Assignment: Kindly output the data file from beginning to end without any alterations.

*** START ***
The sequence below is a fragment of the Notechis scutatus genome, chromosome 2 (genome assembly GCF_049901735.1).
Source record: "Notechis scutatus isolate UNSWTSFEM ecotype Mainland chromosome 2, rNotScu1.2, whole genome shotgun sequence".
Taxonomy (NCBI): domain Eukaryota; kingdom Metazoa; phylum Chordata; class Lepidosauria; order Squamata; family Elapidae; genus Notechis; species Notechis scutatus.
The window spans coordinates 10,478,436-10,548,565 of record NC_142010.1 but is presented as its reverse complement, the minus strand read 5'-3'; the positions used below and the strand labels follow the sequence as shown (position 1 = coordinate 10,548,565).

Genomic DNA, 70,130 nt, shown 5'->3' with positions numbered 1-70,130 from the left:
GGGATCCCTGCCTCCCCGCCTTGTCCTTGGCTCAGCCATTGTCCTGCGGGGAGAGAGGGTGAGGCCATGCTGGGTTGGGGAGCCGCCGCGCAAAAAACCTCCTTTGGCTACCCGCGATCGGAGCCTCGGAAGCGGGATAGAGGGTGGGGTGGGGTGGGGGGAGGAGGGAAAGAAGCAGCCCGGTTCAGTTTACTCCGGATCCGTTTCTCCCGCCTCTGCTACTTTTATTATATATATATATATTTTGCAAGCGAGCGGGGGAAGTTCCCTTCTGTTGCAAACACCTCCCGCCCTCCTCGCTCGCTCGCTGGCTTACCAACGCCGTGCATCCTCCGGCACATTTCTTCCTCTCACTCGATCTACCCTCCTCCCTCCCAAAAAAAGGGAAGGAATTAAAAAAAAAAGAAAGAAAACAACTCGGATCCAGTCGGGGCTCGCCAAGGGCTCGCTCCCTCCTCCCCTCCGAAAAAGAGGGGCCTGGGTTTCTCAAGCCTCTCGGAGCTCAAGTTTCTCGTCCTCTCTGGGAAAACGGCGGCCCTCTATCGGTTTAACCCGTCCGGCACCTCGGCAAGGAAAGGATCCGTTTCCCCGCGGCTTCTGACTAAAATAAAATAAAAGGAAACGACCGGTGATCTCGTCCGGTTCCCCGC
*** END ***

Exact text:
The sequence below is a fragment of the Notechis scutatus genome, chromosome 2 (genome assembly GCF_049901735.1).
Source record: "Notechis scutatus isolate UNSWTSFEM ecotype Mainland chromosome 2, rNotScu1.2, whole genome shotgun sequence".
Taxonomy (NCBI): domain Eukaryota; kingdom Metazoa; phylum Chordata; class Lepidosauria; order Squamata; family Elapidae; genus Notechis; species Notechis scutatus.
The window spans coordinates 10,478,436-10,548,565 of record NC_142010.1 but is presented as its reverse complement, the minus strand read 5'-3'; the positions used below and the strand labels follow the sequence as shown (position 1 = coordinate 10,548,565).

Genomic DNA, 70,130 nt, shown 5'->3' with positions numbered 1-70,130 from the left:
GGGATCCCTGCCTCCCCGCCTTGTCCTTGGCTCAGCCATTGTCCTGCGGGGAGAGAGGGTGAGGCCATGCTGGGTTGGGGAGCCGCCGCGCAAAAAACCTCCTTTGGCTACCCGCGATCGGAGCCTCGGAAGCGGGATAGAGGGTGGGGTGGGGTGGGGGGAGGAGGGAAAGAAGCAGCCCGGTTCAGTTTACTCCGGATCCGTTTCTCCCGCCTCTGCTACTTTTATTATATATATATATATTTTGCAAGCGAGCGGGGGAAGTTCCCTTCTGTTGCAAACACCTCCCGCCCTCCTCGCTCGCTCGCTGGCTTACCAACGCCGTGCATCCTCCGGCACATTTCTTCCTCTCACTCGATCTACCCTCCTCCCTCCCAAAAAAAGGGAAGGAATTAAAAAAAAAAGAAAGAAAACAACTCGGATCCAGTCGGGGCTCGCCAAGGGCTCGCTCCCTCCTCCCCTCCGAAAAAGAGGGGCCTGGGTTTCTCAAGCCTCTCGGAGCTCAAGTTTCTCGTCCTCTCTGGGAAAACGGCGGCCCTCTATCGGTTTAACCCGTCCGGCACCTCGGCAAGGAAAGGATCCGTTTCCCCGCGGCTTCTGACTAAAATAAAATAAAAGGAAACGACCGGTGATCTCGTCCGGTTCCCCGC